An early morning at -7 F on the Lamar River with steam fog resulting from the fall’s chilled air moving over water still warmed from summer.

A rodent trackway disappears into microterracettes of Palette Springs, Mammoth Hot Springs, YNP.

Microbial growth near the proximal part of Mound Springs, Mammoth Hot Springs, YNP.

The proximal end of Mound Springs abounds in various colored microbial life. It’s hard to stop photographing these features because they are so intriguing!

The lipped margin of Mound Spring’s pond facies, Mammoth Hot Springs, YNP.

The fall staging areas of sandhill cranes in southwestern Montana are mesmerizing. Staging areas are those locations where cranes annually congregate during late September into October, spend several days foraging through fields for food, and eventually continue on their migration southward from Montana to Colorado and the southwestern U.S.. The staging area that I usually go to is near Dillon, Montana, where hundreds of cranes can be viewed.

Sandhill crane interaction during their fall staging near Dillon, Montana.

Sandhill cranes doing a dance routine in the Dillon, Montana staging area.

As I said initially, it’s hard to surpass a Montana/YNP autumn!

Tertiary geology and paleontology of the central Gravelly Range – a project update

The 2017 field crew working at Lazyman Hill. The strata are late Eocene (probably 34-36 million years in age) tufa deposits.

It’s time for our yearly update talk on field work and data compilation for the Tertiary geology and paleontology of the central Gravelly Range project in southwestern Montana. The Madison Ranger District in Ennis, Montana (5 Forest Service Road) will be hosting my talk on Monday, April 2nd at 10am in the Madison Ranger District conference room. We have a project permit from the US Forest Service because our project area lies within the Madison Ranger District – and the USFS District people have been really helpful with our project logistics. Thus, this is the perfect way to let them know what we did this past field season and how the whole project is coming together. The Madison District just sent their public announcement for the talk:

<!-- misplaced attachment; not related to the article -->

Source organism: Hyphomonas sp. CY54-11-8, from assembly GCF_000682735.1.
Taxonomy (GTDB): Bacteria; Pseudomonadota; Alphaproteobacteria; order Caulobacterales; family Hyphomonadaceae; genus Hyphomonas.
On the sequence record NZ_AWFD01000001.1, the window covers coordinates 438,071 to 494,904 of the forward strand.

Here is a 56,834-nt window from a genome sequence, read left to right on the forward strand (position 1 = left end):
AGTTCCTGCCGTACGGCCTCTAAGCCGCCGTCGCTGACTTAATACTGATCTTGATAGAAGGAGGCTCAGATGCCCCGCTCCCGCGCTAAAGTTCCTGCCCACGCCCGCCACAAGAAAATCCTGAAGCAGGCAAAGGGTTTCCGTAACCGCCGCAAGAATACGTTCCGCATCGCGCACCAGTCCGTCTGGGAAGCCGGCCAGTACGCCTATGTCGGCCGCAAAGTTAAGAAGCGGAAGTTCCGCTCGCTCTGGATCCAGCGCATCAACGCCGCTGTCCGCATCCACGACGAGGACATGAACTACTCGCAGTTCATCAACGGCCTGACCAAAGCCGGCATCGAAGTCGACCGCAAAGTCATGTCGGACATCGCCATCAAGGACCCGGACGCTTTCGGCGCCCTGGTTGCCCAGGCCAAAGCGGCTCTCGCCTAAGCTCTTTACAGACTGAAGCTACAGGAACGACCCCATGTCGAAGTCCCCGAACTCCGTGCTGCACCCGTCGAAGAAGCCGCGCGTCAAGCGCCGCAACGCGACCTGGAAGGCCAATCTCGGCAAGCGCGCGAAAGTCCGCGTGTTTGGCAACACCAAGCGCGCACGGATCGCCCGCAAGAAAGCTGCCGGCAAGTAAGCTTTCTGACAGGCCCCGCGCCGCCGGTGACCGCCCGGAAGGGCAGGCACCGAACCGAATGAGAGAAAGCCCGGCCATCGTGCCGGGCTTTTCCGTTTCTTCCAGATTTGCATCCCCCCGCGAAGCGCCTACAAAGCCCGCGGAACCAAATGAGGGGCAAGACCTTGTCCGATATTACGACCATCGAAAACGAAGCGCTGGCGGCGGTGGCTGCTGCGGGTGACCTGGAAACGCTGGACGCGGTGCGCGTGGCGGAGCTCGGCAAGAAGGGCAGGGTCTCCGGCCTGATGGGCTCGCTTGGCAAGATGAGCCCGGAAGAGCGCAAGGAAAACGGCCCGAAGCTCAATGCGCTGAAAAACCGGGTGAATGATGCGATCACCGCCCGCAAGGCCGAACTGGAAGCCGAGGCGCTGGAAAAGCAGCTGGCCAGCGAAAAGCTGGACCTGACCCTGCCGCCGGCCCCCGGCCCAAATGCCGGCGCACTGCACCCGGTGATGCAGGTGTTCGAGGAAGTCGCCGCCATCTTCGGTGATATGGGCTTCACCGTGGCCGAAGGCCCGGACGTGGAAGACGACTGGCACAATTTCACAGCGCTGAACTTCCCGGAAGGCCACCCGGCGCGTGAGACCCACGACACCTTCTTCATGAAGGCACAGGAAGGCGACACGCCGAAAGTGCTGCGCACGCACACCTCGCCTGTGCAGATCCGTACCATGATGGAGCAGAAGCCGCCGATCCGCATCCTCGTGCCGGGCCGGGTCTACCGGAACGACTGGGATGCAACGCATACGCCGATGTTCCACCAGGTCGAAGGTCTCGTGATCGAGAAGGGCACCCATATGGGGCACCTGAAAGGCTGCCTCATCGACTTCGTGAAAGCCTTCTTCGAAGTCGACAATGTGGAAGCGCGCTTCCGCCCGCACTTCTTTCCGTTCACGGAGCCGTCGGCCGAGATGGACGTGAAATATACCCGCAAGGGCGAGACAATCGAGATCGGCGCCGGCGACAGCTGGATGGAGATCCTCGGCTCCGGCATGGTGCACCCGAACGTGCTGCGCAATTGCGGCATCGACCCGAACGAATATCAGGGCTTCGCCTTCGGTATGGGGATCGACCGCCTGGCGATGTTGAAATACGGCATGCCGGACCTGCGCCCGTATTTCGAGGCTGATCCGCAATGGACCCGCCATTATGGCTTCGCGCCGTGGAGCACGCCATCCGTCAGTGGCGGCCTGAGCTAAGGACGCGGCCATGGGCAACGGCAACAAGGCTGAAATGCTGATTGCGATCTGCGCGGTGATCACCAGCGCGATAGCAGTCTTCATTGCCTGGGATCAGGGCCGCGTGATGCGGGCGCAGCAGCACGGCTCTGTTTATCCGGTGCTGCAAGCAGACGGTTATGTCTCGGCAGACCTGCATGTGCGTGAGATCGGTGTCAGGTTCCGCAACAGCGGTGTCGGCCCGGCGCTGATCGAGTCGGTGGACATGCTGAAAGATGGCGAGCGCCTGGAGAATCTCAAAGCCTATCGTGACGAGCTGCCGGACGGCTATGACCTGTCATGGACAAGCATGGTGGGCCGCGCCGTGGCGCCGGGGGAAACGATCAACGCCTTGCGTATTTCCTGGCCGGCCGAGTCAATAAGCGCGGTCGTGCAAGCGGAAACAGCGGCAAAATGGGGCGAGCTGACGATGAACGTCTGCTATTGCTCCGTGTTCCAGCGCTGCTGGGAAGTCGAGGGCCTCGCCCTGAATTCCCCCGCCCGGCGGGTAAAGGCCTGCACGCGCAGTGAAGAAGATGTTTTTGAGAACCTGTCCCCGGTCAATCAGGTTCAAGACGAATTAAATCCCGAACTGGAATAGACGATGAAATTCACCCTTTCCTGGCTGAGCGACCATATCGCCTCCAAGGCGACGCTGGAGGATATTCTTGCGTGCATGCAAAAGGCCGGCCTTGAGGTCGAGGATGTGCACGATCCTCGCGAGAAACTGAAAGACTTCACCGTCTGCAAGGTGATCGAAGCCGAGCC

Dr. Hanneman and Dr. Don Lofgren, PhD (Director, Raymond M. Alf Museum of Paleontology, Claremont, CA 91711) and their team have been executing a multiyear study in the Gravelly Range near Black Butte resulting in many interesting paleontological findings right here in our own back yard.  Please join Dr. Hanneman and the Madison Ranger District for an update on this project and what they hope to unearth this year!

It’s a very intriguing project on high-elevation, mainly Eocene-Oligocene Tertiary geology and paleontology (mostly vertebrate and floral). So – anyone with an interest in this and who is in the geographic area, is welcome at the talk!

Cuban Geology – An Updated Resource List

Vinales Valley in Cuba was designated a UNESCO World Heritage Site in 1999.

Within the last few weeks I’ve had several requests for available resources on Cuban geology. The requests, of course, have come from individuals outside of the U.S.A. Guess that they sense opportunities for working with and understanding Cuba’s geology that we are backing away from. In any case, I’ve sent the requests on to Manuel Iturralde-Vinet, the person who has worked and published an immense amount of information regarding Cuba’s geology. Manuel has now sent me back an updated list of resources and said:

You can advertise to all your friends and colleagues that a large
percentage of the geology, geography, paleontology, geophysics and
mining papers are free to be visited at
http://www.redciencia.cu/geobiblio/inicioEN.html

Other resources that are available include: http://www.redciencia.cu/cdorigen/arca/iturra.html

Field Trip Guides to Cuban Geology: 2001, IV Cuban Geological and Mining Congress: K-T Boundary of Western Cuba

— 2001, IV Cuban Geological and Mining Congress: Former Caribbean Plate Boundary, Camaguey, central Cuba

Compendio de Geología de Cuba y del Caribe. Segunda Edición 2012:
http://www.editorialcitmatel.cu/producto.php?producto=128

Videos de Viajes: http://www.youtube.com/user/IturraldeVinent2011#grid/user/A43949937C36E7BC

Videos de Geología y Naturaleza: http://www.youtube.com/user/IturraldeVinent2011#grid/user/DE8FDB5CE5960C19